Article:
Take the couple in the town square, for example, who were speaking at the top of their lungs until my brother, Victoria, and I walked by, whereupon they fell silent as if they had been plotting a mass murder…and who’s to say they weren’t?
I could feel them eyeballing us with extreme prejudice as we walked down the block and Victoria turned around to confirm that eerie fact.
“The lady was staring at me,” my niece declared, “and she wouldn’t break the stare!”
Our hotel in Taos had it’s own cast of characters, including a strange child in tight braids who silently glared at us one morning as we walked over to the dining area for breakfast. I later dubbed her Hessian Heidi and she was one seriously weird kid.
“She looks like an Oompa Loompa!” Victoria observed.
The waitress at the hotel’s dining room didn’t speak a word of English and the cook skipped any of the traditional chef’s attire in favor of a baseball cap and a t-shirt.
During breakfast, one lady got up from her table, walked across the length of the room and turned to shout at her husband.
“Watch my purse!”
Watch your purse? It was sitting right there in front of the guy. How could he miss it? And the only other people in the room were Victoria and myself at one table and a young Hispanic coupled with a baby at another.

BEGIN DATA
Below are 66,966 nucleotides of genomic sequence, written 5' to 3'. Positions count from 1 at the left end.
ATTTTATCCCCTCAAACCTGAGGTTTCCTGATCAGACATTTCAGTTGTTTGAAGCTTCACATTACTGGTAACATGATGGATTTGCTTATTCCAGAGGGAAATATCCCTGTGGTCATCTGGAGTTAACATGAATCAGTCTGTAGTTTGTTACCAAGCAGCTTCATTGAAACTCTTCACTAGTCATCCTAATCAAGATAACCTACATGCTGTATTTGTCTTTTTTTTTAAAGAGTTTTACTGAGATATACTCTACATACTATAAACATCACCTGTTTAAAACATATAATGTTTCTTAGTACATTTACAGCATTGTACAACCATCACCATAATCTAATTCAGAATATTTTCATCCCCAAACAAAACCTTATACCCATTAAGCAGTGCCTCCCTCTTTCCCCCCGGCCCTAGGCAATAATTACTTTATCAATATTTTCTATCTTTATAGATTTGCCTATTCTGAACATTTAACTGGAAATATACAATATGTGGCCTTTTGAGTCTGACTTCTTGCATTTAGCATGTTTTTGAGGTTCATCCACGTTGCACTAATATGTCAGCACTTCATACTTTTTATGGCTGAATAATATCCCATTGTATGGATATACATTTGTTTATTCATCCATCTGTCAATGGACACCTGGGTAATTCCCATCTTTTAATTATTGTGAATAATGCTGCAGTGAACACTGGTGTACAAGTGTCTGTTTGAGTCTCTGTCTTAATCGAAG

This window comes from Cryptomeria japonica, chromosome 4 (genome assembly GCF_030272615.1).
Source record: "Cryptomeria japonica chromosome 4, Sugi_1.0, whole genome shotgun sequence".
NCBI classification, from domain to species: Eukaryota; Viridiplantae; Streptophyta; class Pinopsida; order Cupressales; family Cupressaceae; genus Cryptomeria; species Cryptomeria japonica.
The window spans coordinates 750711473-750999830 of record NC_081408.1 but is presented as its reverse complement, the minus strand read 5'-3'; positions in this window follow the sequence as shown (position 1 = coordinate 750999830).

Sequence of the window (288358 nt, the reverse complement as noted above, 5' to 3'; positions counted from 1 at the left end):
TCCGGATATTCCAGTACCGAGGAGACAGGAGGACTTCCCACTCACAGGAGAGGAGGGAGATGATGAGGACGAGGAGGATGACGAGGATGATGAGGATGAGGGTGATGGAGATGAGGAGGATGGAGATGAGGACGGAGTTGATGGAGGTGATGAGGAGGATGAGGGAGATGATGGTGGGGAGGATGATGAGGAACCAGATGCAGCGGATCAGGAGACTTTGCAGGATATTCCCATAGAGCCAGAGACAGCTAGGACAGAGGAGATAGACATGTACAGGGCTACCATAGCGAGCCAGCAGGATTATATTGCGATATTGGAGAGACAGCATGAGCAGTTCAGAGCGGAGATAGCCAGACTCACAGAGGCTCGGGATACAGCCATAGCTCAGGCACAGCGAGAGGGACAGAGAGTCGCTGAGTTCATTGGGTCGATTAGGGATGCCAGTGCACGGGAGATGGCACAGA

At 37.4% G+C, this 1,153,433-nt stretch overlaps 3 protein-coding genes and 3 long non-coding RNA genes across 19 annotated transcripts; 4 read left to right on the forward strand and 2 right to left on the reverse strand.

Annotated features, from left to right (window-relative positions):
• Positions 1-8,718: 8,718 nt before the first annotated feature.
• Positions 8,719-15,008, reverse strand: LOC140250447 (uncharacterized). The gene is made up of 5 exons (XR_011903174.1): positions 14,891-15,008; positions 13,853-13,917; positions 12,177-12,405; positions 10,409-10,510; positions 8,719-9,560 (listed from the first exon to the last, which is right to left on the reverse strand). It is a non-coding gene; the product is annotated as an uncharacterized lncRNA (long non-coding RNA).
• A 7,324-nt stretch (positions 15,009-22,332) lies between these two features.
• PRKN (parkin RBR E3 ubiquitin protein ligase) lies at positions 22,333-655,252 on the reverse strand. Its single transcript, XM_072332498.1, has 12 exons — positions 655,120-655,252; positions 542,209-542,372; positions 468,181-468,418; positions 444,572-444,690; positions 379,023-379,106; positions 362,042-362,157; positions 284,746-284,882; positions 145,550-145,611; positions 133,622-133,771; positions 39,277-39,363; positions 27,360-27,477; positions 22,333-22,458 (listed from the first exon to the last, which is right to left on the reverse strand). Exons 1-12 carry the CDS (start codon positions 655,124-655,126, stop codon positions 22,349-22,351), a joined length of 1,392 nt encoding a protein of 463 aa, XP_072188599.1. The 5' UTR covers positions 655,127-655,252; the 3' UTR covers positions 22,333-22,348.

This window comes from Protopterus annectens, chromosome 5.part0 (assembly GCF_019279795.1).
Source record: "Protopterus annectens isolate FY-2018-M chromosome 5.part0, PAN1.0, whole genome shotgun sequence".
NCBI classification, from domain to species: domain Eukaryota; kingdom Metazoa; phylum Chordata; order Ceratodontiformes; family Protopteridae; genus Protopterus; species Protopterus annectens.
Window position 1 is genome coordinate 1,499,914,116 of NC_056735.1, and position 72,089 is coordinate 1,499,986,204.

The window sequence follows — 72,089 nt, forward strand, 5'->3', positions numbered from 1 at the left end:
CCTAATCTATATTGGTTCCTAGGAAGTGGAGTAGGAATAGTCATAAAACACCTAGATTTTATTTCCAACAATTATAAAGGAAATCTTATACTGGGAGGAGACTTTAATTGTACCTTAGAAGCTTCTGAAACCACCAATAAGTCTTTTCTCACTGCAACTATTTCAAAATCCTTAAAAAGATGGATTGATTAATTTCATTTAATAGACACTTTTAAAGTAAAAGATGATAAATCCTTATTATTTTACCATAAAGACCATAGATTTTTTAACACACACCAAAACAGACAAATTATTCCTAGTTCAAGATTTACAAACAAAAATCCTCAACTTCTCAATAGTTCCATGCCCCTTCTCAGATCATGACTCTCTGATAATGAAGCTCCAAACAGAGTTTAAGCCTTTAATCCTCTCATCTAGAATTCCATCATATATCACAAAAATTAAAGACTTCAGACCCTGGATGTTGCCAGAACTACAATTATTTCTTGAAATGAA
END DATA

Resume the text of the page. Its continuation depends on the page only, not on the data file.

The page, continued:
Perhaps the baby was really a midget who getting ready to swoop in and swipe the old bat’s handbag. I was kind of glad when we left Taos and headed back to Colorado…
Odds and Ends
During this trip that my sister-in-law thinks I resemble one of the Teletubbies—but not Laa-Laa, which I suppose is some good news.
“I can see that,” she said, swirling a circle around my face with her index finger.
Seriously? You think I look like one of those freaks?
“I didn’t say you looked like one,” she said, “I said you have the essence of one.”
“That’s even worse!” Victoria declared.
dance-off, as we just plain ran out of time. And I was all ready to pose for a photo with a gnome hat as my niece wanted, but it turned out that Victoria didn’t have one for me to wear.
However, Victoria found a new way to torture me. This young woman has taken an unusual interest in my love life—or lack of one. While in Telluride, we went off on a tangent where she had me hitting on elderly women in my golden years.
“You can both drink prune juice,” she chirped. “And you can ask her ‘do you knit or crochet?’”
Upon seeing an old timer riding a bicycle down the main drag, Victoria declared “that’ll be you when you’re 80!”
“With prune juice,” she added.
And when I made the mistake of expressing interest in rather young waitress at a local restaurant, I compounded the error by joking that I could dress like a diaper and have the young lady feed me.
And that’s all Victoria had to hear.
“Oh, that it is totally happening for Halloween!” she shouted. “We’ll get you a giant rattle and a bib!”
She even got on the phone to tell my sister about it, neglecting to mention the monkey crap coffee.
“Uncle Robert is going to dress up like a baby this year!”
Jesus, where’s that gnome hat when you need it?